A group of scientists has come up with 5 models representing key points of our planet’s evolution such as chemical snapshots through geological eras. These can be used as spectral templates in the search for similar planets in distant solar systems with the help of powerful next-generation telescopes.
The models can be used as spectral temples to search the cosmos for exoplanets similar to Earth.
“These new generations of space- and ground-based telescopes coupled with our models will allow us to identify planets like our Earth out to about 50 to 100 light-years away,” explained Lisa Kaltenegger, associate professor of astronomy and director of the Carl Sagan Institute.
Using our own planet as a key factor, scientists were able to model five distinct eras of Earth to provide a template for how we can characterize a potential exo-Earth, from a young, prebiotic Earth to our modern world.
The models also allow astronomers to explore at what point in the evolution of Earth a distant observer could identify life on distant ‘pale blue dots’ in the universe and other worlds like them.
Kaltenegger and his team created atmospheric models that coincide with the Earth of 3.9 billion years ago of years, a prebiotic Earth when carbon dioxide densely covered the young planet. A second recoil model chemically shows an oxygen-free planet, an anoxic Earth, dating back 3.5 billion years. Three other models reveal the increase of oxygen in the atmosphere from a concentration of 0.2% to modern levels of 21%.
The researchers explained that our planet and the air we breathe “changed drastically since Earth formed 4.5 billion years ago.”
The new research paper speaks of how astronomers that are trying to find worlds like ours, could detect young to modern Earth-like planets in transit, all with the help of our own planet’s history as a kind of template.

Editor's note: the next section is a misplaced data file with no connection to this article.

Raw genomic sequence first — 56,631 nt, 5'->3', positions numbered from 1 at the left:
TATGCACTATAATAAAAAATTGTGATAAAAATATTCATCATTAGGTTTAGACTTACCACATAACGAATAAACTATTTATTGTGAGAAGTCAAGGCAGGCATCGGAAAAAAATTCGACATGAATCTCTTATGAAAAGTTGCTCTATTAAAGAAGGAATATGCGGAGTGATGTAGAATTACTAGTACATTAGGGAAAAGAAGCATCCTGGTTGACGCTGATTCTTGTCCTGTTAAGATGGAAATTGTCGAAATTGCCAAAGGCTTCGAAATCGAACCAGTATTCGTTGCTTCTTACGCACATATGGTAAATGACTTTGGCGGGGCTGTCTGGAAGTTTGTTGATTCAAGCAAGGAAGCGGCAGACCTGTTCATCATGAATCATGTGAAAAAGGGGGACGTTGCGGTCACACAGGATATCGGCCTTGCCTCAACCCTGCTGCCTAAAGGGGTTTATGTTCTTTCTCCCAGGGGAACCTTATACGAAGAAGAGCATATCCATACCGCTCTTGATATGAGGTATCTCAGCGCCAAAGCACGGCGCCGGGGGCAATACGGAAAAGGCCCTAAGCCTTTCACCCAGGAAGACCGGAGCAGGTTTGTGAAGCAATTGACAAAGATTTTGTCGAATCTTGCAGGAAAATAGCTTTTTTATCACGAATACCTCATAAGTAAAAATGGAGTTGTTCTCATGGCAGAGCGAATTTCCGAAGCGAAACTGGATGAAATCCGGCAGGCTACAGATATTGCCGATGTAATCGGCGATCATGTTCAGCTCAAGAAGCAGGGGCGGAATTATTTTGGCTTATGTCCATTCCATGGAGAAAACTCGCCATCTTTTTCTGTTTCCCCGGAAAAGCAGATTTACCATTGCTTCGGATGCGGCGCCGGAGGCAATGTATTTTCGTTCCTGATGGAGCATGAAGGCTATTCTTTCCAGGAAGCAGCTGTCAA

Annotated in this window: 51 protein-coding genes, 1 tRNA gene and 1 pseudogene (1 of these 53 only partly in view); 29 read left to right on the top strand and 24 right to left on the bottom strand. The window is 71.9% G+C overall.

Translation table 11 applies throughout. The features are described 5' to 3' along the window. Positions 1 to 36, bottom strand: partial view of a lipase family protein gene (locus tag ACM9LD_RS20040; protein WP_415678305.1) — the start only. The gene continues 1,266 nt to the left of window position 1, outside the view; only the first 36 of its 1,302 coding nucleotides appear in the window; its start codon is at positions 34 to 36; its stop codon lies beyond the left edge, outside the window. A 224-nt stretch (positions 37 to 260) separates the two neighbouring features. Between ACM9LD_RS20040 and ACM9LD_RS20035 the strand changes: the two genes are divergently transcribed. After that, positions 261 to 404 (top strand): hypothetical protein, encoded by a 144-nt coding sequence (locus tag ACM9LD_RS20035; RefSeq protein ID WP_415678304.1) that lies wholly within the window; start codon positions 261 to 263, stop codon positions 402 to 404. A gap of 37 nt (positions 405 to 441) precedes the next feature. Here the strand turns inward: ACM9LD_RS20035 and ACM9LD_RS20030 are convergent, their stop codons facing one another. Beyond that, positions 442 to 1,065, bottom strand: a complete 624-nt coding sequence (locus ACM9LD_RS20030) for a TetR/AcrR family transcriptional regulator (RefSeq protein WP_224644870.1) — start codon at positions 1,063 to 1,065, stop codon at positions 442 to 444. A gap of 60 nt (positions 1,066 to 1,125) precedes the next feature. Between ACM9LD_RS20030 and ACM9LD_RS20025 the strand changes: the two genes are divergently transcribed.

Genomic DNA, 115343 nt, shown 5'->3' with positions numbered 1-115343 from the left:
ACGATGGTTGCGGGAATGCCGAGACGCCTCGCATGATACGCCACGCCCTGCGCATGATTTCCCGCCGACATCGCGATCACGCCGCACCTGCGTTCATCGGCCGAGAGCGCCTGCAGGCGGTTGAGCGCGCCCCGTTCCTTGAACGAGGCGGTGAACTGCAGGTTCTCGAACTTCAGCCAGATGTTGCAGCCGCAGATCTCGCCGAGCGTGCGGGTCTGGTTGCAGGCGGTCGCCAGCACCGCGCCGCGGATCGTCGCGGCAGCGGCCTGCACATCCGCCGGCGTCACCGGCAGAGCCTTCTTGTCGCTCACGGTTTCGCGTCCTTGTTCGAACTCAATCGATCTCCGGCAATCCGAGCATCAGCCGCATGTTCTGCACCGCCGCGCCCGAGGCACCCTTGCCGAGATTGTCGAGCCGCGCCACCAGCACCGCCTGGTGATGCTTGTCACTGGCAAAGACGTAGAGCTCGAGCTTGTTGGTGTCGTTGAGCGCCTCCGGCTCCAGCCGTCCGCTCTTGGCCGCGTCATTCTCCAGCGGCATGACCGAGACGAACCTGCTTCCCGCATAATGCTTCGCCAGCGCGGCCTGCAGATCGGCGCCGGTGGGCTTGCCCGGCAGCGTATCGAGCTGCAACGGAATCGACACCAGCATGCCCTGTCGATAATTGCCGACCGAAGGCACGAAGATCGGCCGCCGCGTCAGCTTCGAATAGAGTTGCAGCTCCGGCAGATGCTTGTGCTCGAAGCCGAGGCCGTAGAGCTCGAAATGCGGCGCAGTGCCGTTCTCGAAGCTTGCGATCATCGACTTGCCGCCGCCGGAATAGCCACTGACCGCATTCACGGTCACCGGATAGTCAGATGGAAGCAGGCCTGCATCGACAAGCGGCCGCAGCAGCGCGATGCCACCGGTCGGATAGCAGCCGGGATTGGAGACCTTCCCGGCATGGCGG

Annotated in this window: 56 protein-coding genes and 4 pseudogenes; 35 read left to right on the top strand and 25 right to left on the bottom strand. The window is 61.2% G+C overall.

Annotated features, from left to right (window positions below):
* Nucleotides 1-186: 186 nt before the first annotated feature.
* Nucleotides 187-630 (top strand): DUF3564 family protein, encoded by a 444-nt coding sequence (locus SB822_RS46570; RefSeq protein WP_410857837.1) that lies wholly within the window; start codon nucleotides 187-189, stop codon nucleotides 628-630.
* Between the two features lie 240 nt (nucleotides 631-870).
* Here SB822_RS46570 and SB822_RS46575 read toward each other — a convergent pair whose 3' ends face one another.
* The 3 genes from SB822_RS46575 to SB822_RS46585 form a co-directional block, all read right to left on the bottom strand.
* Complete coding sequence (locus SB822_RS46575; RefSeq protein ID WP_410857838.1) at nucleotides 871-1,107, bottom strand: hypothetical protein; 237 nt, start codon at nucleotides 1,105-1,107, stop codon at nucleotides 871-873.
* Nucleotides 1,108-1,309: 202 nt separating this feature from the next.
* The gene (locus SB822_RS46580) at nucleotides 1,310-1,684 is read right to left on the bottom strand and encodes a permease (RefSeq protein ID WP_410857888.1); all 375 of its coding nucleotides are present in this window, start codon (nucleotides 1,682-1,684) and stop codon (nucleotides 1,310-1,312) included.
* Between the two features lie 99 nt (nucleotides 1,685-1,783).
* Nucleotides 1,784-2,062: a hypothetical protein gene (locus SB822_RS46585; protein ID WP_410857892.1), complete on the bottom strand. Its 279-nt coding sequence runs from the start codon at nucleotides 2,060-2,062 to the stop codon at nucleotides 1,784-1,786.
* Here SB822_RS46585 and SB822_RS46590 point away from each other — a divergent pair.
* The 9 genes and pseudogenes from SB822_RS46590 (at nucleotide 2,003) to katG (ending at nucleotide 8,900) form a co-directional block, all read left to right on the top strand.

The new study explains that when looking at the history of our planet, the exact timeline increased oxygen and its abundance is unclear. Nonetheless, if scientists are able to find distant alien worlds with around one percent of current oxygen levels, researchers will start finding emerging biology, ozone, and methane, which will allow them to compare it to Earth’s age templates.
The researchers reveal how our transmission spectra reveal atmospheric characteristics, which would display a remote observer (an alien studying Earth) that our planet had a biosphere about 2 billion years ago.
This means that forthcoming telescopes like the James Well SPAce Telescope which is set to launch in March 2021, and the Extremely Large Telescope in Antofagasta, Chile could revolutionize our hunt for Earth-like exoplanets since the telescopes would allow astronomers to observe the transit of a distant world in front of its star, which would reveal its atmosphere in unprecedented ways.
“Once the exoplanet transits and blocks out part of its host star, we can decipher its atmospheric spectral signatures,” Kaltenegger revealed.
Using Earth’s geologic history as a key, we can more easily spot the chemical signs of life on the distant exoplanets.”